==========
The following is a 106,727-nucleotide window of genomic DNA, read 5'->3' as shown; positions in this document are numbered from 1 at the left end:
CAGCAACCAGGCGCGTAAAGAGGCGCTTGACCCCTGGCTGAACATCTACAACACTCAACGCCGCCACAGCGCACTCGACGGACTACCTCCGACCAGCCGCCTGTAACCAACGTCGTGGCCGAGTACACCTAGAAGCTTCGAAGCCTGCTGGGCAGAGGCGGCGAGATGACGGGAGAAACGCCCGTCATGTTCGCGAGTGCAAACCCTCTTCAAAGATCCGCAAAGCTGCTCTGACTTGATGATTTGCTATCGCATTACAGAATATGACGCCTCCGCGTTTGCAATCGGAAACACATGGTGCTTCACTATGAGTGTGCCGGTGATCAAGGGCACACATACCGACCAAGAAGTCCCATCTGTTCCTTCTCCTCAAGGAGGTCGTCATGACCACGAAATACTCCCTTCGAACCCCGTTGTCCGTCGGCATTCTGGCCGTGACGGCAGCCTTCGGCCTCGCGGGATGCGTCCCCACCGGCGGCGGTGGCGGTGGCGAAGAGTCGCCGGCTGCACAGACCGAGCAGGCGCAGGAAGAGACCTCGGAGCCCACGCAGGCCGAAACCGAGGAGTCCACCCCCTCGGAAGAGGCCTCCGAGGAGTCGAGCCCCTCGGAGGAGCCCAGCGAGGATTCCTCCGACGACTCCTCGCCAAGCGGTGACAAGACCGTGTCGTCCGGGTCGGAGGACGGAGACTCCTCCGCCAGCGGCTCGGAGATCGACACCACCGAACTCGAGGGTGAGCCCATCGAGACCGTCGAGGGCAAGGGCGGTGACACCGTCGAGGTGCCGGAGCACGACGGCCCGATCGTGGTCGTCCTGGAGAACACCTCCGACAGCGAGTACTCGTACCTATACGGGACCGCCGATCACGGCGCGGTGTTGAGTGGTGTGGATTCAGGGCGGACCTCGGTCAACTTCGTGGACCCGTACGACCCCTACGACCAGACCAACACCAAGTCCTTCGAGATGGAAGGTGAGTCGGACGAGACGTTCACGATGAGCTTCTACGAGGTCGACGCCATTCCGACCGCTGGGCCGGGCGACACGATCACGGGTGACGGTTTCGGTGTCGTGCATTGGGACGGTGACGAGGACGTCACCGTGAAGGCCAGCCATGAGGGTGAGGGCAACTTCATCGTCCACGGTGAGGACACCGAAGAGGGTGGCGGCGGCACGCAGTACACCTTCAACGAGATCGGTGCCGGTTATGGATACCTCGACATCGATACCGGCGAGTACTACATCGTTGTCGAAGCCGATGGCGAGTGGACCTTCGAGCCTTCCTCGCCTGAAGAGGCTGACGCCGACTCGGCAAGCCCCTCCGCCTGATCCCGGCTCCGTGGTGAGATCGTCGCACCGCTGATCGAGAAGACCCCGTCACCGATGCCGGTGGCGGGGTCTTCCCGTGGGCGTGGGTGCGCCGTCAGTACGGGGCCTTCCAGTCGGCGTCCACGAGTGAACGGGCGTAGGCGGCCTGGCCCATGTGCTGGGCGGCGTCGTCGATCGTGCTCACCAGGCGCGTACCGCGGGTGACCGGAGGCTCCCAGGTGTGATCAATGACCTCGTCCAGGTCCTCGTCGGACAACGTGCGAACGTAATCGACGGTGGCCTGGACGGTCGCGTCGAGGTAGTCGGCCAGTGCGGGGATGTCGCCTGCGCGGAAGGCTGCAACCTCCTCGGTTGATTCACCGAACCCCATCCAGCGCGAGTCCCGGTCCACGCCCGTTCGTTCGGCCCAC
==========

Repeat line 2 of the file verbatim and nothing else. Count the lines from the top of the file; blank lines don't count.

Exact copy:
CAGCAACCAGGCGCGTAAAGAGGCGCTTGACCCCTGGCTGAACATCTACAACACTCAACGCCGCCACAGCGCACTCGACGGACTACCTCCGACCAGCCGCCTGTAACCAACGTCGTGGCCGAGTACACCTAGAAGCTTCGAAGCCTGCTGGGCAGAGGCGGCGAGATGACGGGAGAAACGCCCGTCATGTTCGCGAGTGCAAACCCTCTTCAAAGATCCGCAAAGCTGCTCTGACTTGATGATTTGCTATCGCATTACAGAATATGACGCCTCCGCGTTTGCAATCGGAAACACATGGTGCTTCACTATGAGTGTGCCGGTGATCAAGGGCACACATACCGACCAAGAAGTCCCATCTGTTCCTTCTCCTCAAGGAGGTCGTCATGACCACGAAATACTCCCTTCGAACCCCGTTGTCCGTCGGCATTCTGGCCGTGACGGCAGCCTTCGGCCTCGCGGGATGCGTCCCCACCGGCGGCGGTGGCGGTGGCGAAGAGTCGCCGGCTGCACAGACCGAGCAGGCGCAGGAAGAGACCTCGGAGCCCACGCAGGCCGAAACCGAGGAGTCCACCCCCTCGGAAGAGGCCTCCGAGGAGTCGAGCCCCTCGGAGGAGCCCAGCGAGGATTCCTCCGACGACTCCTCGCCAAGCGGTGACAAGACCGTGTCGTCCGGGTCGGAGGACGGAGACTCCTCCGCCAGCGGCTCGGAGATCGACACCACCGAACTCGAGGGTGAGCCCATCGAGACCGTCGAGGGCAAGGGCGGTGACACCGTCGAGGTGCCGGAGCACGACGGCCCGATCGTGGTCGTCCTGGAGAACACCTCCGACAGCGAGTACTCGTACCTATACGGGACCGCCGATCACGGCGCGGTGTTGAGTGGTGTGGATTCAGGGCGGACCTCGGTCAACTTCGTGGACCCGTACGACCCCTACGACCAGACCAACACCAAGTCCTTCGAGATGGAAGGTGAGTCGGACGAGACGTTCACGATGAGCTTCTACGAGGTCGACGCCATTCCGACCGCTGGGCCGGGCGACACGATCACGGGTGACGGTTTCGGTGTCGTGCATTGGGACGGTGACGAGGACGTCACCGTGAAGGCCAGCCATGAGGGTGAGGGCAACTTCATCGTCCACGGTGAGGACACCGAAGAGGGTGGCGGCGGCACGCAGTACACCTTCAACGAGATCGGTGCCGGTTATGGATACCTCGACATCGATACCGGCGAGTACTACATCGTTGTCGAAGCCGATGGCGAGTGGACCTTCGAGCCTTCCTCGCCTGAAGAGGCTGACGCCGACTCGGCAAGCCCCTCCGCCTGATCCCGGCTCCGTGGTGAGATCGTCGCACCGCTGATCGAGAAGACCCCGTCACCGATGCCGGTGGCGGGGTCTTCCCGTGGGCGTGGGTGCGCCGTCAGTACGGGGCCTTCCAGTCGGCGTCCACGAGTGAACGGGCGTAGGCGGCCTGGCCCATGTGCTGGGCGGCGTCGTCGATCGTGCTCACCAGGCGCGTACCGCGGGTGACCGGAGGCTCCCAGGTGTGATCAATGACCTCGTCCAGGTCCTCGTCGGACAACGTGCGAACGTAATCGACGGTGGCCTGGACGGTCGCGTCGAGGTAGTCGGCCAGTGCGGGGATGTCGCCTGCGCGGAAGGCTGCAACCTCCTCGGTTGATTCACCGAACCCCATCCAGCGCGAGTCCCGGTCCACGCCCGTTCGTTCGGCCCAC